To ensure compliance with the Section 106 of the National Historic Preservation Act and as part of the conversion of a portion of DeReef Park, the city agreed to research and conduct an architectural field survey of DeReef Park and the neighborhood. The city will host the History Harvest, which is the first of two public meetings being hosted, to acquire oral histories and photographs, letters and other documents to help preserve the history of the area. The second event will be scheduled to take place in early spring.
For the Forgotten African-American Dead
Written by Brian Palmer, January 7th, 2017
Richmond, Va. — To get to East End Cemetery in Henrico County, Va., an abandoned African-American graveyard, my wife, Erin, and I drive through a predominantly black Richmond neighborhood — our neighborhood. Decades of neglect have turned this once beautiful burial ground into woodland. We’re part of a volunteer effort that has reclaimed about two and a half of East End’s 16 acres since it began in 2013.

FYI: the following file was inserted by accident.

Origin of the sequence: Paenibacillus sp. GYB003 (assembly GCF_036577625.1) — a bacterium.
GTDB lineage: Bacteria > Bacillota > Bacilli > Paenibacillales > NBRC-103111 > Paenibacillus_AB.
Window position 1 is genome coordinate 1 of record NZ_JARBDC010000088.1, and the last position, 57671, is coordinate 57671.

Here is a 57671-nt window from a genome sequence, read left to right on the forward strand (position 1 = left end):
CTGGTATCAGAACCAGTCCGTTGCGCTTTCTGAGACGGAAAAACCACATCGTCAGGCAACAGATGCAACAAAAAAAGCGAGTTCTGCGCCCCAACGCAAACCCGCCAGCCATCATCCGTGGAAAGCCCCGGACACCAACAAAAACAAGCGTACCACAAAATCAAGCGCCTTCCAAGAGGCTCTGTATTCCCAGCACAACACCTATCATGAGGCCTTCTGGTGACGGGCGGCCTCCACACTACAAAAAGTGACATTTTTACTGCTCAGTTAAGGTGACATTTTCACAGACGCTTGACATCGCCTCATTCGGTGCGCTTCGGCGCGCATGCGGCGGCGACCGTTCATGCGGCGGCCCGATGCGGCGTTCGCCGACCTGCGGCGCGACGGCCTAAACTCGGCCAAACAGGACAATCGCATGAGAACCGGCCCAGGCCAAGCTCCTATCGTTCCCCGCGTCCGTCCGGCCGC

Thick, tangled vegetation has swallowed headstones and grave markers. The chest-high spring and summer growth is gone or going, so we’re left with the year-round die-hards that have grown every which way over the decades — English ivy, brambles, privet. Chinese sumac sprouts everywhere and has grown tree-high and tree-thick, competing with and winning against cedar and oak. Beneath it, we find pockets of illegally dumped trash. We also find headstones, fragments and corners of which Erin spots beneath the carpet of ivy. I tend to find them with my feet, by tripping over them.
Even sections we call “clear” will look scruffy and forlorn to people accustomed to manicured cemeteries. There is no lawn, just a patchwork — weeds, dead brown leaves, bare earth. Headstones are cracked, askew, even shattered, by nature or by vandals. Encroaching tree roots have buckled and broken concrete curbs that once enclosed family plots.
Brian Palmer is a photographer, a writer and an adjunct professor at Virginia Commonwealth University.
A version of this op-ed appears in print on January 8, 2017, on Page SR2 of the New York edition with the headline: For the Forgotten African-American Dead